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13 Weather Kids: Explaining the water cycle

Posted at 3:22 PM, Mar 09, 2021
and last updated 2021-03-09 18:22:55-05

LAS VEGAS (KTNV) — Did you know the exact water that you drink, use to wash the dishes, and even swim in has been around for billions of years? It has! The earth and atmosphere are constantly recycling the same water through a process known as the hydrologic cycle, or simply, the water cycle.

Water exists in three states: liquid, solid (ice), and gas (vapor). Water in all of its various forms is continually passed along the water cycle moving from oceans and lakes, to the atmosphere, back to rivers and streams, and even underground while shifting from state to state. In order to help this process along, a few processes have to take place. Namely evaporation, condensation, precipitation, and collection.

We start first at the ocean where the bulk of the world’s liquid water is held. With the help of solar radiation warming the ocean’s surface, liquid water turns into water vapor, evaporating into the atmosphere. Plants and trees can also lose their stored water when warmed by solar radiation, in that case it is called transpiration.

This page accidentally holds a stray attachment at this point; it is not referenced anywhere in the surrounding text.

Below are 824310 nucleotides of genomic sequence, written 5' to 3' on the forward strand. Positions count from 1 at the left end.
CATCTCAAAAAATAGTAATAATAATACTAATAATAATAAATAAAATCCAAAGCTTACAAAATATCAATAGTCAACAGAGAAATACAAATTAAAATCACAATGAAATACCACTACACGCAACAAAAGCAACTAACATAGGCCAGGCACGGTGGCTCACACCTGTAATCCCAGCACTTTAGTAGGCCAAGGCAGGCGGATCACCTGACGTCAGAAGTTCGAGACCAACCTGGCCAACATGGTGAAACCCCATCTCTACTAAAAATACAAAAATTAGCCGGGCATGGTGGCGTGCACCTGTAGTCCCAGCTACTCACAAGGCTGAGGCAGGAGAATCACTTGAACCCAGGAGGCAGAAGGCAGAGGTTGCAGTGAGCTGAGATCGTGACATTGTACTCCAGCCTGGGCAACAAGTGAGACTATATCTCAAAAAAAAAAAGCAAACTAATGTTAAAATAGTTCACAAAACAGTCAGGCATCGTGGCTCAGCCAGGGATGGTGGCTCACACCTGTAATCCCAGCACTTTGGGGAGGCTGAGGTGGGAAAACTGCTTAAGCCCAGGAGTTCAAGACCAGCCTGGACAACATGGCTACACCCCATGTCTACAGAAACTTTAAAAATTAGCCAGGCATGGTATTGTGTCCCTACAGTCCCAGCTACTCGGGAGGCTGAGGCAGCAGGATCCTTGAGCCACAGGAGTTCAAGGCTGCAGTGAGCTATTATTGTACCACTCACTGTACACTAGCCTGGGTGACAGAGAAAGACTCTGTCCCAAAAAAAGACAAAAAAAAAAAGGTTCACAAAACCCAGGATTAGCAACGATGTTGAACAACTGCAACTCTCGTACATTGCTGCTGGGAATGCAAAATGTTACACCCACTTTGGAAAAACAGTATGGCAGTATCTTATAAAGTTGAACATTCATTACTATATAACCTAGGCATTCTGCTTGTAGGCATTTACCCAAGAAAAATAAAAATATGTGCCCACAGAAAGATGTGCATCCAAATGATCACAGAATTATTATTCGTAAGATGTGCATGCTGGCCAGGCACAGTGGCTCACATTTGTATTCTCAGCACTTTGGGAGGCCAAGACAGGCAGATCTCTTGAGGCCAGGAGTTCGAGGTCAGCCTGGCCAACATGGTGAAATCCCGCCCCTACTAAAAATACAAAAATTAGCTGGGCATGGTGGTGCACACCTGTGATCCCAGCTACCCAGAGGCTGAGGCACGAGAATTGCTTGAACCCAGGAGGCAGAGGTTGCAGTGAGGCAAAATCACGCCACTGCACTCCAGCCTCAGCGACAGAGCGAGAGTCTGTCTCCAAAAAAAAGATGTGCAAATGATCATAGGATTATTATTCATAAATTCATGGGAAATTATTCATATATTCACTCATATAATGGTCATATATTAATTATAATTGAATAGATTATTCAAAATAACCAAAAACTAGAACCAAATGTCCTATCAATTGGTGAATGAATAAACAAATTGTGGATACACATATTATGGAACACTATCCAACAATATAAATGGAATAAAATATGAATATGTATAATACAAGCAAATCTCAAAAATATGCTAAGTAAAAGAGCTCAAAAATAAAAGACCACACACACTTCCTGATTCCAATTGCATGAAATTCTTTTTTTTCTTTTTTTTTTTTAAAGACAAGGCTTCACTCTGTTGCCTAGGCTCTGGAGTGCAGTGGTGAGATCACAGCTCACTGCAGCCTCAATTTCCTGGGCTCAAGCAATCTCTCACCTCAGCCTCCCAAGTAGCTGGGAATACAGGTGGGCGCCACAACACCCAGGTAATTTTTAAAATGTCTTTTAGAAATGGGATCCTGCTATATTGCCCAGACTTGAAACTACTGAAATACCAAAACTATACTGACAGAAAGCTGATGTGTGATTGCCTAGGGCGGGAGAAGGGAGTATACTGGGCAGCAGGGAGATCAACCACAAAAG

Once the water evaporates and lifts into the atmosphere, it rises until cooled enough to condense, turning back into the liquid form of water in what we see as clouds. Clouds drift across the globe steered by currents in the air.

Once enough condensation collects and packs the cloud with moisture, the cloud releases the water as precipitation. Precipitation takes on many forms such as rain, snow, sleet, or hail, depending on the temperature of the air below the cloud as the water molecule falls to the ground.

Finally- collection! As water falls back to earth through precipitation, some moisture falls directly into large bodies of water like oceans and lakes, while other moisture is absorbed into the ground and vegetation. Moisture that doesn't fall into a large body of water or get absorbed by the ground is considered runoff that eventually flows back into the ocean to start the process over again.

There you have it! The water cycle, nature’s oldest recycling program.